Your graduating senior wants to throw a party at your house and invite his friends, Jim Beam, Jack Daniels, the team Captain Morgan and their buddy “Wiser.” Is this a good idea?
Your son Graham is graduating from high school and you want to throw a party for him and his friends to celebrate. According to Graham, graduation parties are only fun if everyone is able to kick back and relax with a beer or wine cooler in hand. After all, he and his buddies have worked hard and they “deserve” a drink or two. You know that Graham and his friends will be drinking anyway and after thinking about it a while, you decide that you’d rather them drink at your home where you can keep things under control rather than have them throw a party in a field or in a warehouse with no supervision.
You opt to be the “cool” parent and agree to let Graham throw a graduation party at your home complete with loud music, colorful decorations, great food and a refrigerator full of beer and wine coolers.
R-e-l-i-e-f. The party is going well. Everyone’s having fun. No one’s getting into trouble. The kids are behaving. You’re the cool parent.
And then you go to bed.
Shortly thereafter, some of Graham’s friends (who are obviously intoxicated) decide to have an ultimate fighting tournament in the backyard, just for fun. The boys are just “being boys,” wrestling and exchanging a few friendly punches. It all suddenly takes a turn for the worse when one of the boys, a la Hulk Hogan, crashes a lawn chair squarely over the head of another guy.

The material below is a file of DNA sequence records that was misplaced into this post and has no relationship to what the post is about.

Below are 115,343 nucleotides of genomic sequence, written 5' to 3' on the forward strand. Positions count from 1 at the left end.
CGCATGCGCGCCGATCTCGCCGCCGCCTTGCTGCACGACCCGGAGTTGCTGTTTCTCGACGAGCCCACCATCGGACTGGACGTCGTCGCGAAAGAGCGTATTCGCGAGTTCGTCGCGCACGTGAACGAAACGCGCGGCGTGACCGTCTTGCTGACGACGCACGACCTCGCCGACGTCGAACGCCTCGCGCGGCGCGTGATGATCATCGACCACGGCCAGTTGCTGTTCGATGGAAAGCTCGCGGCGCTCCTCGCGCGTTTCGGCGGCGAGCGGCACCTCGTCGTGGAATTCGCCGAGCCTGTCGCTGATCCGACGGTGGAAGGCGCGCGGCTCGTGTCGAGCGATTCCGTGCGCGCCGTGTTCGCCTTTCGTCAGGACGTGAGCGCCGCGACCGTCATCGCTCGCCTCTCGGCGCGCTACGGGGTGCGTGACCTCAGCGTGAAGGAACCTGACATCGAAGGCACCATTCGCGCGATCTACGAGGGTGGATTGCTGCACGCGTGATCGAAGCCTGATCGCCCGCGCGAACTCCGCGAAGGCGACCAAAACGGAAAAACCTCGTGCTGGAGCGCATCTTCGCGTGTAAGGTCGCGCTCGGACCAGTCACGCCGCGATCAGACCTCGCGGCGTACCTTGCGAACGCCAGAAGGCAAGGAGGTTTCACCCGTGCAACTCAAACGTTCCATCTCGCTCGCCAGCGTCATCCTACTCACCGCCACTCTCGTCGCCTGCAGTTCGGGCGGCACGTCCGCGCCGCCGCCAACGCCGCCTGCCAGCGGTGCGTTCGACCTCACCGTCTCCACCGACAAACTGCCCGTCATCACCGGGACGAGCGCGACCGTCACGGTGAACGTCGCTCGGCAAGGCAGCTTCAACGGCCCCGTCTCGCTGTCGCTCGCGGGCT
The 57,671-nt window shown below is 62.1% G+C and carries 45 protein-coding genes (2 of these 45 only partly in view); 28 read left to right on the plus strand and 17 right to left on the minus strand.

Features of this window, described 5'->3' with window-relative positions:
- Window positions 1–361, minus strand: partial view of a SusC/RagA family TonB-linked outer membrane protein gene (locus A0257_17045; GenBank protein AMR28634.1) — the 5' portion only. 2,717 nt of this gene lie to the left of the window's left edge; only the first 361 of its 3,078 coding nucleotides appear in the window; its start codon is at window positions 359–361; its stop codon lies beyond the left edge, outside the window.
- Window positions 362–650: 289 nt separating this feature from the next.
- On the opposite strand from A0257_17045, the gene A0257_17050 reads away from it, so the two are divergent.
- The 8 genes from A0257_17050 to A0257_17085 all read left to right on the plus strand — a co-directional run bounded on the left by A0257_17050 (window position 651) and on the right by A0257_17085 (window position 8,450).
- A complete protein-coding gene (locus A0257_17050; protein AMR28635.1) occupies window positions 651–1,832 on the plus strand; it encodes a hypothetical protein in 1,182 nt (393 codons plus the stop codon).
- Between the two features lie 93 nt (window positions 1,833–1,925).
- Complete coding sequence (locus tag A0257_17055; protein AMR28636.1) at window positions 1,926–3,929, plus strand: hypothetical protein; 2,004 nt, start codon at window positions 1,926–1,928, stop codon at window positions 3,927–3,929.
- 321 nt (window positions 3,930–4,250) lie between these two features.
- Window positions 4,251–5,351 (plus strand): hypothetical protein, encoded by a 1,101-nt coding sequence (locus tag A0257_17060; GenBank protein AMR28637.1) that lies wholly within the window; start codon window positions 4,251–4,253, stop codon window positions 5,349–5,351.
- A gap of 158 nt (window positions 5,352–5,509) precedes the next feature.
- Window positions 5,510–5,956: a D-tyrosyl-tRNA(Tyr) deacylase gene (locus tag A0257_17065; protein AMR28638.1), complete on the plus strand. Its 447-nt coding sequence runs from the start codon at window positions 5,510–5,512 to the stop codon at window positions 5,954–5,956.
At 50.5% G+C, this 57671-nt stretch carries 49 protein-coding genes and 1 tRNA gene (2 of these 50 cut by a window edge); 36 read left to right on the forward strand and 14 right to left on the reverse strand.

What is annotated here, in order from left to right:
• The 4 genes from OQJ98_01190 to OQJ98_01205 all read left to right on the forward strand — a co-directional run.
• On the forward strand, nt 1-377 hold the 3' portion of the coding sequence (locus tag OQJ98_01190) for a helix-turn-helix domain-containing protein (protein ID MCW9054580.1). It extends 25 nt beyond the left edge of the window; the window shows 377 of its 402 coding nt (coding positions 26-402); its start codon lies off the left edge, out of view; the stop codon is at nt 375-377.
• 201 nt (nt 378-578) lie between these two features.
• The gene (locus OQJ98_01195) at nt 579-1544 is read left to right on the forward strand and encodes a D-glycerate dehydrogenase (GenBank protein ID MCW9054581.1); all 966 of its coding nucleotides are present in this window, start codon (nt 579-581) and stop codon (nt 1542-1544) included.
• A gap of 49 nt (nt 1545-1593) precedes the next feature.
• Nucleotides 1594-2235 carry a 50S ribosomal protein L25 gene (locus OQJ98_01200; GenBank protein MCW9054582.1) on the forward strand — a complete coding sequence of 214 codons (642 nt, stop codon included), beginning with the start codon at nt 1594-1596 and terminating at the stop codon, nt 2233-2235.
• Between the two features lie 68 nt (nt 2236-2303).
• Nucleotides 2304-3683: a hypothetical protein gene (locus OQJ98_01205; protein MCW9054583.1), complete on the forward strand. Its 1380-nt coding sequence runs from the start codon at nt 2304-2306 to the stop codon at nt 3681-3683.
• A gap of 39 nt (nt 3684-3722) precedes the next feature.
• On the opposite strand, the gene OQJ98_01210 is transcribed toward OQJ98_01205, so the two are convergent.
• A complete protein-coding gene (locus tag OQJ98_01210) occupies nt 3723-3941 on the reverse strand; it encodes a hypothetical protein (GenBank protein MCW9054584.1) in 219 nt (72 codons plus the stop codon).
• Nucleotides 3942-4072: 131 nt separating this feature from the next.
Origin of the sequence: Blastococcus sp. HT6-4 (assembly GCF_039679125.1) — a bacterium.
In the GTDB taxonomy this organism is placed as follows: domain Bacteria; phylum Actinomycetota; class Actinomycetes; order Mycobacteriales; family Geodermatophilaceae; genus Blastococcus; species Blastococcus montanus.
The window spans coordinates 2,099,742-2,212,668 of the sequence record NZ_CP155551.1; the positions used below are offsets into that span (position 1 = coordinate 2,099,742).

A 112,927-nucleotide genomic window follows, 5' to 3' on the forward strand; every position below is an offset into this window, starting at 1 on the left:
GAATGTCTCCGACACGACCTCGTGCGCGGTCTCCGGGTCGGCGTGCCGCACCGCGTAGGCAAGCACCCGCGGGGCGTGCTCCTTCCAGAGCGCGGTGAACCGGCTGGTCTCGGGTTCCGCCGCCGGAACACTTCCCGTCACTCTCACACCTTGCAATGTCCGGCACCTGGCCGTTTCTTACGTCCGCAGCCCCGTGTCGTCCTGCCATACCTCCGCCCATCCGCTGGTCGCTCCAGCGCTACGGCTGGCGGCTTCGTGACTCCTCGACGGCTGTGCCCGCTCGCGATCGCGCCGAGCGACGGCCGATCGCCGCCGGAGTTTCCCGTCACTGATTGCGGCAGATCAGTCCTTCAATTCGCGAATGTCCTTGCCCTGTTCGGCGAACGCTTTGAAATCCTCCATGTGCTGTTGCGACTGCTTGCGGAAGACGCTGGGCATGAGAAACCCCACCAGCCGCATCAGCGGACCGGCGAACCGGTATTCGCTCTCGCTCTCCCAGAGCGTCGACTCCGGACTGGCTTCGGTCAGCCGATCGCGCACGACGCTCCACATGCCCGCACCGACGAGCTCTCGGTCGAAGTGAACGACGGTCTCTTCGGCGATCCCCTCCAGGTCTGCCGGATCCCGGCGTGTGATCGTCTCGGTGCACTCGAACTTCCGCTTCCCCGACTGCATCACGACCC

You went to bed thinking you were the “cool” parent. Ambulance sirens awaken you to the shock that someone is hurt and is headed for the hospital.
Are you liable?
In 2005, the Texas Legislature amended the Alcoholic Beverage Code to create civil liability (in addition to criminal liability). Specifically, under the current law in Texas, a person can be held civilly liable for damages caused by the intoxication of a minor younger than 18 if he knowingly provided alcohol or allowed the minor to be served alcohol on property owned or leased by him and the minor, in turn, hurt someone, hurt themselves, or damaged property.
Thus, under the facts you have at least some civil liability, and perhaps criminal liability.
See Reeder v. Daniel, 61 S.W.3d 359 (Tex. 2001), which discusses the law before the statute was changed.